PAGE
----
On April 20, the House Committee on Financial Services will hold a markup tomorrow at 10:00 a.m. to consider, among other items, legislation related to environmental, societal, and governance data in SEC filings, and economic diversity, equity, and inclusivity. The Committee will also consider two resolutions establishing task forces to study Artificial Intelligence and Financial Technology. Bills and amendments under consideration are:

  • H.R. 1087, the “Shareholder Political Transparency Act.”
  • An amendment in the nature of a substitute, no. 1, offered by Mr. Foster.

  • H.R. 1187, the “ESG Disclosure Simplification Act.”
    • An amendment in the nature of a substitute, no. 2, offered by Mr. Vargas.

  • H.R. 1277, the “Improving Corporate Governance Through Diversity Act.”
    •  An amendment in the nature of a substitute, no. 3, offered by Mr. Meeks.

  •  H.R. 2123, the “Diversity and Inclusion Data Accountability and Transparency Act.”
    •  An amendment in the nature of a substitute, no. 4, offered by Ms. Beatty.

  •  H.R. 2516, the “Promoting Diversity and Inclusion in Banking Act.”
    • An amendment in the nature of a substitute, no. 5, offered by Mr. Green.

  • H.R. 2543, the “Federal Reserve Racial and Economic Equity Act.”
    •  An amendment in the nature of a substitute, no. 6, offered by Ms. Waters.

  • H.R. 2547, the “Comprehensive Debt Collection Improvement Act.”
    •  An amendment in the nature of a substitute, no. 7, offered by Ms. Waters.

  • H.R. 2553, the “Real Estate Valuation Fairness and Improvement Act of 2021.”
    • An amendment in the nature of a substitute, no. 8, offered by Mr. Cleaver.

IRI will monitor the markup and provide updates as necessary.

Any questions should be referred to John Jennings.



Department of Labor Issues FAQs on Investment Advice Fiduciary PTE

Last week, the Department of Labor (DOL) issued two sets of “FAQs” as additional guidance on fiduciary investment advice. The two documents are designed to be presented to different audiences: one for retail investors and one for industry. Both documents suggest biased views against non-fiduciary advisors and the annuity industry generally. For example, the consumer-facing document states that “[h]iring a fiduciary, as opposed to a non-fiduciary, will help ensure that your interests are protected from harmful conflicts of interest.” The industry-facing document also highlights a lack of understanding of how the annuity industry works. This is particularly evident in their discussion of the new PTE in the context of the independent distribution channel (see Q18 on pp 13-14). In several places throughout the document, the DOL clearly states that they intend to undertake further rulemaking in this space. This could include another attempt to modify the five-part test for fiduciary status, the requirements of PTE 2020-02, PTE 84-24, and other pre-existing exemptions and guidance.

IRI has initiated a dialogue with our Standard of Conduct Task Force to assess the implications of the FAQs, both in terms of preparations for compliance with the new PTE by December 20 (when the existing non-enforcement policy will expire) as well as potential future rulemaking.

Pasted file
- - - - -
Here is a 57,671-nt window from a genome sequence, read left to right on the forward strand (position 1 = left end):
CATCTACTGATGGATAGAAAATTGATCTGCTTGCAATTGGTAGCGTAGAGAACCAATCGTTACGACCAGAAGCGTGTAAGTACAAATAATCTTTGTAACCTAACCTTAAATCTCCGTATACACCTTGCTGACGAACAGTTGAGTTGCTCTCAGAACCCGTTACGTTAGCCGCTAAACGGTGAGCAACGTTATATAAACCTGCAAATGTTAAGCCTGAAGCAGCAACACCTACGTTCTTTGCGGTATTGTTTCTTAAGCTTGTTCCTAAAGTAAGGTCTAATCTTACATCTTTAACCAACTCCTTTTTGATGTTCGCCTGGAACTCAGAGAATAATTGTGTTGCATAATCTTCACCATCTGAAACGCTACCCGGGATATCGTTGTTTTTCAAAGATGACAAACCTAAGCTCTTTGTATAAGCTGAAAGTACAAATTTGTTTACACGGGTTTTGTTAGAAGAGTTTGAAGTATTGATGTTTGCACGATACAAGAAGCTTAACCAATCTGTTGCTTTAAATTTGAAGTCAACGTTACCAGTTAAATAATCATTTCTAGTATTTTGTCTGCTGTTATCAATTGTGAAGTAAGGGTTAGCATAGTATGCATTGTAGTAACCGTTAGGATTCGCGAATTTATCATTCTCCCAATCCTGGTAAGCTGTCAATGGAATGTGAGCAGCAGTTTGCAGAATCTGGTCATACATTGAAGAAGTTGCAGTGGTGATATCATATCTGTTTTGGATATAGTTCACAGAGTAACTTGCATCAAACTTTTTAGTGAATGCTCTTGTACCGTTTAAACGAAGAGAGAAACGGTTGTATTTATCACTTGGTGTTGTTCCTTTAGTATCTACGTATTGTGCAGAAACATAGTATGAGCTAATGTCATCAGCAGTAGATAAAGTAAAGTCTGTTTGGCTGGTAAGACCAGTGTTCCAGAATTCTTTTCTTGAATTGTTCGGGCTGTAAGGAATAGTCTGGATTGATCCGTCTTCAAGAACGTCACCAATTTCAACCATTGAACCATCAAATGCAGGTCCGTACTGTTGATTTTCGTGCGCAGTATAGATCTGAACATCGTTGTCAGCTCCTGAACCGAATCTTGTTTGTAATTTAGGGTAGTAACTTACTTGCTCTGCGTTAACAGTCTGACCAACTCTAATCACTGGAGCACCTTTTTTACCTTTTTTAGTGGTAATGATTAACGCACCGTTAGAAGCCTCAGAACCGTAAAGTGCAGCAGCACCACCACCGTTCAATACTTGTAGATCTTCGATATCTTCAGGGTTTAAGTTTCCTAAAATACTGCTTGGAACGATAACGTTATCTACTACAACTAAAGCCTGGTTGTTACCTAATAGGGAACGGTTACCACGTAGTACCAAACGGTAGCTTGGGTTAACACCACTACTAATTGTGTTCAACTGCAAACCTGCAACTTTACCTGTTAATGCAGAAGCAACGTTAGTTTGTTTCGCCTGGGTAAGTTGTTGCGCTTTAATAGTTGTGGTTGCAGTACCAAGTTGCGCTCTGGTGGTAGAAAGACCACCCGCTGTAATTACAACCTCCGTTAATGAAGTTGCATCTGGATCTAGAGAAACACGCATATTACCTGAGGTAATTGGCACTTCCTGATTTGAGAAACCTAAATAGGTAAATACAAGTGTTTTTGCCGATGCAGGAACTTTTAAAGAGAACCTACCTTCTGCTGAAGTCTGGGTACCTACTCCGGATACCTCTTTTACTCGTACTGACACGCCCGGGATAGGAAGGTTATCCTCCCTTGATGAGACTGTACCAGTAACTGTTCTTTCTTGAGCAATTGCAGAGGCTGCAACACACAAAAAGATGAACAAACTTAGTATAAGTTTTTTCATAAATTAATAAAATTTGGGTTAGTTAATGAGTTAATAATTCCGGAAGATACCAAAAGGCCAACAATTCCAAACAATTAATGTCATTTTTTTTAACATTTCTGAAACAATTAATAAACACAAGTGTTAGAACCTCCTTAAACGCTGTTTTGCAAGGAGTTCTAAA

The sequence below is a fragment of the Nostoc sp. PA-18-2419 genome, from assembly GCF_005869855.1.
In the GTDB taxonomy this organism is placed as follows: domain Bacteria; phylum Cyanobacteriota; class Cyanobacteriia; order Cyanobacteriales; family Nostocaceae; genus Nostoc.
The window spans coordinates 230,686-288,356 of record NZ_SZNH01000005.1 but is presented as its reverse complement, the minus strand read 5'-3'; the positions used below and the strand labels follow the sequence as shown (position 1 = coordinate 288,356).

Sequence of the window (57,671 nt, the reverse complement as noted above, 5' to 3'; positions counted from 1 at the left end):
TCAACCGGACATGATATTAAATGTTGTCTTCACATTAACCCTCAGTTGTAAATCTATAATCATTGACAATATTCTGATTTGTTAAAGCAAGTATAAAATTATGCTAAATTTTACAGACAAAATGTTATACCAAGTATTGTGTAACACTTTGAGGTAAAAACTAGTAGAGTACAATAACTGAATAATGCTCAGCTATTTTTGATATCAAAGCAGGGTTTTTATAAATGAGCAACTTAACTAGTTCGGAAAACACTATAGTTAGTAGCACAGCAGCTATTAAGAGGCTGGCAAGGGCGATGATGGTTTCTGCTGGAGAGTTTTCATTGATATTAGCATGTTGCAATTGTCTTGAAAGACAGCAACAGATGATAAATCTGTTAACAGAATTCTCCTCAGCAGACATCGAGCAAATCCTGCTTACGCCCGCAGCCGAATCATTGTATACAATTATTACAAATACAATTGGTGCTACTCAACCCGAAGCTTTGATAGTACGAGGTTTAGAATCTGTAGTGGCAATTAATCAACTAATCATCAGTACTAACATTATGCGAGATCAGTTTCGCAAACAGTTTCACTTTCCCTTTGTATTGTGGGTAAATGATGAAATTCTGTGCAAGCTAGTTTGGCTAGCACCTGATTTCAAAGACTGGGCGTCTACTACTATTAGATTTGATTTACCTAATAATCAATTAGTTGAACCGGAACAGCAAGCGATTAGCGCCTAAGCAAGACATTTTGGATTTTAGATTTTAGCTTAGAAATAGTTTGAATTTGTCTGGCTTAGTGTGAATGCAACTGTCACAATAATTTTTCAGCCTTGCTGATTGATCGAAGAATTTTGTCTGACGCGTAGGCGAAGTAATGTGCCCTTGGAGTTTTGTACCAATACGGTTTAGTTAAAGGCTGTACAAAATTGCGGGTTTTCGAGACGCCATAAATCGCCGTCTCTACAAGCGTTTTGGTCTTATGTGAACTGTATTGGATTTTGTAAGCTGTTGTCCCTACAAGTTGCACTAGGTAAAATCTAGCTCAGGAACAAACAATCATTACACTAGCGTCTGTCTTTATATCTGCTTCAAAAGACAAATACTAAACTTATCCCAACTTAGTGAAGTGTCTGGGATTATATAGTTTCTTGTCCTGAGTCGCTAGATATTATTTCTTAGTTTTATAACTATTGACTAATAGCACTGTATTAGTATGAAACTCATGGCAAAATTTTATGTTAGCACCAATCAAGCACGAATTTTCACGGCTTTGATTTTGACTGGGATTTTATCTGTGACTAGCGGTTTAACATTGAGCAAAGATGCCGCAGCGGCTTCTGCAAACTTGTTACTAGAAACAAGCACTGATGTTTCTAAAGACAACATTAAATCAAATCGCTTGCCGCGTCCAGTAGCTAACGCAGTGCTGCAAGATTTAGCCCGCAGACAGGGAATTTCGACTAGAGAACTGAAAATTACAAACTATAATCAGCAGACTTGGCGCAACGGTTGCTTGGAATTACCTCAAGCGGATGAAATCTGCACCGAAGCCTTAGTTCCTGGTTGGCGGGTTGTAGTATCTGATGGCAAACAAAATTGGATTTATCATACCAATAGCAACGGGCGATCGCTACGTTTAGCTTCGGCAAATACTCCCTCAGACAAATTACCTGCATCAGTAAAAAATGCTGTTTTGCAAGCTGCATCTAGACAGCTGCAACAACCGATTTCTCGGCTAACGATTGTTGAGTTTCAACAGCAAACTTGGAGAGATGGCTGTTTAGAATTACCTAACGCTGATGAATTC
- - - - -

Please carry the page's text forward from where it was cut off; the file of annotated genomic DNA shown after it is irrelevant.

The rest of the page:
Any questions should be referred to Jason Berkowitz.


DOL Issues Cybersecurity Guidance for Plan Sponsors, Plan Fiduciaries, Record Keepers, and Plan Participants

Last week, the DOL issued new cybersecurity guidance to include “best practices for maintaining cybersecurity, including tips on how to protect the retirement benefits of America’s workers.” This is the first issuance of cybersecurity guidance from the DOL’s Employee Benefits Security Administration (EBSA) and was accompanied by EBSA’s press release.

The guidance is directed to retirement plan sponsors and fiduciaries, record-keepers, participants, and beneficiaries, with guidance specifically tailored to each audience:

  • Tips for Hiring a Service Provider: Helps plan sponsors and fiduciaries prudently select a service provider with strong cybersecurity practices and monitor their activities, as ERISA requires.
  • Cybersecurity Program Best Practices: Assists plan fiduciaries and record-keepers in their responsibilities to manage cybersecurity risks.
  • Online Security Tips: Offers plan participants and beneficiaries who check their retirement accounts basic online rules to reduce the risk of fraud and loss.

Per the related EBSA press release, this new cybersecurity guidance “complements EBSA’s regulations on electronic records and disclosures to plan participants and beneficiaries.” IRI will share this guidance with our Retirement Plans and Tax Committee related to plan-sponsors, record keepers, and fiduciaries. We will also share this information with IRI’s Consumer Protection Committee to include our members in considering and reacting to this new DOL cybersecurity guidance.

Any questions should be referred to Emily Micale or John Jennings.

NAIC Innovation and Technology Task Force Votes to Establish a Working Group on E-Commerce

Last week the National Association of Insurance Commissioners (NAIC) agreed to establish a working group dedicated to making recommendations on e-commerce issues that have emerged due to the COVID-19 Pandemic. The Innovation and Technology Task Force decided to set up a committee to survey insurers on best practices and eventually provide uniform guidance on the use of e-signatures, e-notarizations, and other documents. Jon Godfread, Chair of the task force and North Dakota Insurance Commissioner, said the working group should move quickly to maintain the momentum gained due to the pandemic. 

 Any questions should be referred to Jason Berkowitz

NAIC Annuities Committee Votes to Disband Disclosure Working Group

During the NAIC’s Spring National Meeting last week, the Life Insurance and Annuities (A) Committee voted to disband its Annuity Disclosure Working Group. The Working Group had been working toward revising “Section 6-Standards for Annuity Illustrations in the Annuity Disclosure Model Regulation (#245)” to impose stricter standards for products that have been in existence for relatively short periods (less than 15 years). The vote to disband comes after the A Committee approved an extension of the working group in the fall of 2020. The Working Group was chaired by the Iowa Insurance Division, and in supporting the motion to disband, Iowa Commissioner Doug Ommen observed that there was not “sufficient commissioner and regulator support for the project.”

Any questions should be referred to Jason Berkowitz.